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An 8-step cybersecurity strategy for your GP practice

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In our last blog post we highlighted the extent of the problems caused by the lack of cybersecurity in primary care. Although it's an issue that probably needs to be tackled with a bigger budget than the average £23,000 spent by NHS trusts annually, there is plenty that your GP practice can do to help ensure the safety of your patients, online data and computer systems without breaking the bank.

In this blog post, I'll outline an approach that is being used successfully in a couple of practices. This is a step-by-step strategy to ensure that cybersecurity remains as a priority in the hearts and minds of your employees, as well as being accepted as part of everyday work procedures.

1. Create a mindset of cybersecurity

It's important that you instill a culture of cybersecurity within the practice. This culture will lead to individual and group working practices that are habitual (such as logging off computers when leaving your desk). There are four things in particular that you can do here as a practice manager:

  • Set a good example by following the actions and attitudes that are required
  • Ensure that cybersecurity is discussed at every team meeting (perhaps with the latest news, or examples of good data security practices)
  • Conduct regular training sessions aimed at ensuring good cybersecurity procedures
  • Make sure that cybersecurity is seen as part of the core values of your practice, and included in induction training

2. Use good computer habits

Put in place daily and weekly system management activities that include:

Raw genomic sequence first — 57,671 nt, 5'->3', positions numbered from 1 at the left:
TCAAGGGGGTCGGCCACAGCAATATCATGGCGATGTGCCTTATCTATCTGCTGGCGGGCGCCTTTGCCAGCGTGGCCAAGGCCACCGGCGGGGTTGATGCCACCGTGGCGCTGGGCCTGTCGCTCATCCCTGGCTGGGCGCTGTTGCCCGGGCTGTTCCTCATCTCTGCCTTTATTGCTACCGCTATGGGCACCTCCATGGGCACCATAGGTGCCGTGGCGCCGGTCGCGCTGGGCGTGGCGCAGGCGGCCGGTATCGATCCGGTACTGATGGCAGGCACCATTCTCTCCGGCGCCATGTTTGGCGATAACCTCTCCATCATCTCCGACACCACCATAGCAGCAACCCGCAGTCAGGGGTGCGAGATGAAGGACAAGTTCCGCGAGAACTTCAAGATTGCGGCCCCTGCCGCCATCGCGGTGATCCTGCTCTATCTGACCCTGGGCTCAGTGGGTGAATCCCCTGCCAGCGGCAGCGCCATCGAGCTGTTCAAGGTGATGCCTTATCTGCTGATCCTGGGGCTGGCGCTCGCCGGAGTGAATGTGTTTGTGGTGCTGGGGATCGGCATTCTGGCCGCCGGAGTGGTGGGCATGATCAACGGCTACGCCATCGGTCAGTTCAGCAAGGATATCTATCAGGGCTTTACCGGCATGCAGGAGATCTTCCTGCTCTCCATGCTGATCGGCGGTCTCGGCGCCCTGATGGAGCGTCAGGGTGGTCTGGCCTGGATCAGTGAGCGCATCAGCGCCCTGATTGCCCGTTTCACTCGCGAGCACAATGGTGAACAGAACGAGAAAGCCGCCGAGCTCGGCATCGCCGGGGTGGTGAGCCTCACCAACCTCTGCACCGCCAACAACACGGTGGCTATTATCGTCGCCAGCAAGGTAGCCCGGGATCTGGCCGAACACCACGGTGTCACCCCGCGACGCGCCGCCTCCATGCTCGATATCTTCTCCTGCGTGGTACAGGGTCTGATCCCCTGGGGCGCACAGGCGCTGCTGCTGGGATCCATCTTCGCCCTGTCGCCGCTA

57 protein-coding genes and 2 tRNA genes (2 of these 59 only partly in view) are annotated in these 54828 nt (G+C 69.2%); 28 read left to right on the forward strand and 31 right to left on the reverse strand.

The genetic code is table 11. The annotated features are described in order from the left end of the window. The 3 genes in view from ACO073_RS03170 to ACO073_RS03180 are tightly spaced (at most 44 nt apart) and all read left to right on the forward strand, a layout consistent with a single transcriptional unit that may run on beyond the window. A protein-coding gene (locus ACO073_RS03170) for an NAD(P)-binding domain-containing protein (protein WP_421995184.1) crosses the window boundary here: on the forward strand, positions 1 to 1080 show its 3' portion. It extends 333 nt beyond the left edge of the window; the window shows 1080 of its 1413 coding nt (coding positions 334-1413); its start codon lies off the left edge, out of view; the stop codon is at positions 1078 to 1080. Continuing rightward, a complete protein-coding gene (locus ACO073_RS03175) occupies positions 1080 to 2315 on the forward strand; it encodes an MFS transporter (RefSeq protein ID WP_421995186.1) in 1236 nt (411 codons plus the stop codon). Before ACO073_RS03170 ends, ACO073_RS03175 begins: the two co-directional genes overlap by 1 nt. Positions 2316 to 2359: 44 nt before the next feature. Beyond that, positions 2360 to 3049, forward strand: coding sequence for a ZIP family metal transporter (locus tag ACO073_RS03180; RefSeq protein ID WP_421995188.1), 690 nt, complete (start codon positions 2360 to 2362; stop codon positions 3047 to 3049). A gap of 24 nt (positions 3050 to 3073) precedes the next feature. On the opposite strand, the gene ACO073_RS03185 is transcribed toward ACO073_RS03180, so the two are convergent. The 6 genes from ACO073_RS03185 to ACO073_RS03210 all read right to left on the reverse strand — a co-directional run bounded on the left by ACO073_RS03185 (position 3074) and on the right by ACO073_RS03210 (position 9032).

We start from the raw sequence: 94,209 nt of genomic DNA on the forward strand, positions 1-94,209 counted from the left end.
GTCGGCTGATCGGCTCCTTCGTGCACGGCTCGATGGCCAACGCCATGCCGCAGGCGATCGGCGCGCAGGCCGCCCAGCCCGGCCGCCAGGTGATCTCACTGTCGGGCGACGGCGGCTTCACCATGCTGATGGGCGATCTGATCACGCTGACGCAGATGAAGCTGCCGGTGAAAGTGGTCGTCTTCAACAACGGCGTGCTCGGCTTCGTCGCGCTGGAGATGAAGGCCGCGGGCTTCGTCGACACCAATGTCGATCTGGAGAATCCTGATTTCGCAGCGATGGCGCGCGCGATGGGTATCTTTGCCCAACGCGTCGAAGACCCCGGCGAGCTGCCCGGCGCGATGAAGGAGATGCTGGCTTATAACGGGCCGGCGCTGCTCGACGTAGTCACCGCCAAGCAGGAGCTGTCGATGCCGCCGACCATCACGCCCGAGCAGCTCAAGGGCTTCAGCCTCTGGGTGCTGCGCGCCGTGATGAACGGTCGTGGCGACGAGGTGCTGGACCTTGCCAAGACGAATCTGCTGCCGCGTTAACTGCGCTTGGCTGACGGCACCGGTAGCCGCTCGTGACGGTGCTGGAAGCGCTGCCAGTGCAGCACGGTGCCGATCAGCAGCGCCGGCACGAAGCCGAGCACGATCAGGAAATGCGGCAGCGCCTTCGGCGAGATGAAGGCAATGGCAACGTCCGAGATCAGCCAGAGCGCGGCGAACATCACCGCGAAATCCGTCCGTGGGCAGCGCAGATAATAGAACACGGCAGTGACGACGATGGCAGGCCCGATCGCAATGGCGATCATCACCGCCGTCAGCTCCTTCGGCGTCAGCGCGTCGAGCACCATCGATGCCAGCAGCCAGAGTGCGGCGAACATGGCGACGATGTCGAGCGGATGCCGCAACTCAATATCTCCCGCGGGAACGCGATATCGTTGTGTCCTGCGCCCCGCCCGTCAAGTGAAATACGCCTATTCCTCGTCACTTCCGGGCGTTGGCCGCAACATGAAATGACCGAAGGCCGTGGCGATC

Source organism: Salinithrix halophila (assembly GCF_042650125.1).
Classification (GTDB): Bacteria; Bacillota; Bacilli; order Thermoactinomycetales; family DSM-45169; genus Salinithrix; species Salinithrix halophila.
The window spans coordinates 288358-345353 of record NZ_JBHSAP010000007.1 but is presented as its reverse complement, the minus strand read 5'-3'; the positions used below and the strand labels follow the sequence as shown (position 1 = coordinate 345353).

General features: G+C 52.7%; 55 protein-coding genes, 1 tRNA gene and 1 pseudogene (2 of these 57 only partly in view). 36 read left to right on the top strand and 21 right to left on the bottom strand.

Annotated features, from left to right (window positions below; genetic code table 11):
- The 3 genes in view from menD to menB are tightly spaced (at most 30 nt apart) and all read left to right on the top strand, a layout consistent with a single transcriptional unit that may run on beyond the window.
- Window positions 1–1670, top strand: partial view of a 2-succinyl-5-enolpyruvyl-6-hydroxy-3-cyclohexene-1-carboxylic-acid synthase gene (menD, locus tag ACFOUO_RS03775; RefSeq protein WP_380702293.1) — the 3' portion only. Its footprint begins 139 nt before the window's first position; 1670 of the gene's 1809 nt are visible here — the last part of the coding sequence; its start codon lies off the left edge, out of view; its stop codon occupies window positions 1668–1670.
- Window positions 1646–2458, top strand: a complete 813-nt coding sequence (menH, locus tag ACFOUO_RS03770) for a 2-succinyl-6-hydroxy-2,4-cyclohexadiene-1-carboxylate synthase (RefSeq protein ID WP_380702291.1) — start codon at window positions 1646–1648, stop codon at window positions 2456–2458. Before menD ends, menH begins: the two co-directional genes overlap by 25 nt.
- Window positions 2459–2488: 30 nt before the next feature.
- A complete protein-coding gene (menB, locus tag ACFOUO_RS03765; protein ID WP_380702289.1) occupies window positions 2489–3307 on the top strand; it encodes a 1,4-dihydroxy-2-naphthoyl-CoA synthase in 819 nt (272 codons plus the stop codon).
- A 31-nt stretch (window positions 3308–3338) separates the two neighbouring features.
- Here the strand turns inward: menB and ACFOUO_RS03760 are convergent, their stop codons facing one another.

• Automated software updates
  • Monitoring for critical software updates, and acting on them as needed
  • Disable user accounts of former employees as soon as practicable
  • Archive old files
  • Uninstall defunct software
  • Always reconfigure setups from their standard when downloading software
  • Uninstall any non-essential software (games, instant messengers, etc.)
  • Only allow work-related software and applications to be used on work computers
  • Sanitise computers before disposing of them

3. Use strong passwords and change regularly

Ensure that passwords are not easily guessed (at least eight characters, a combination of upper and lower case and numbers, with at least one special character). Don't include dates of births, marriages, driving license numbers, and so on, and nor should passwords include names of family members or family pets.

Where systems are used on a 'need-to-use' basis, such as e-prescribing, use a multiple authentication process – this might include answering a secret question, for example, after the password has been entered.

Configure systems and software so that password changes are required regularly (at the very least, monthly).

4. Use a firewall and anti-virus protection

A firewall is a must-have. Take advice on whether you should use a hardware firewall or software firewall, or both. Ensure that you maintain your firewall on a daily basis, downloading the latest updates.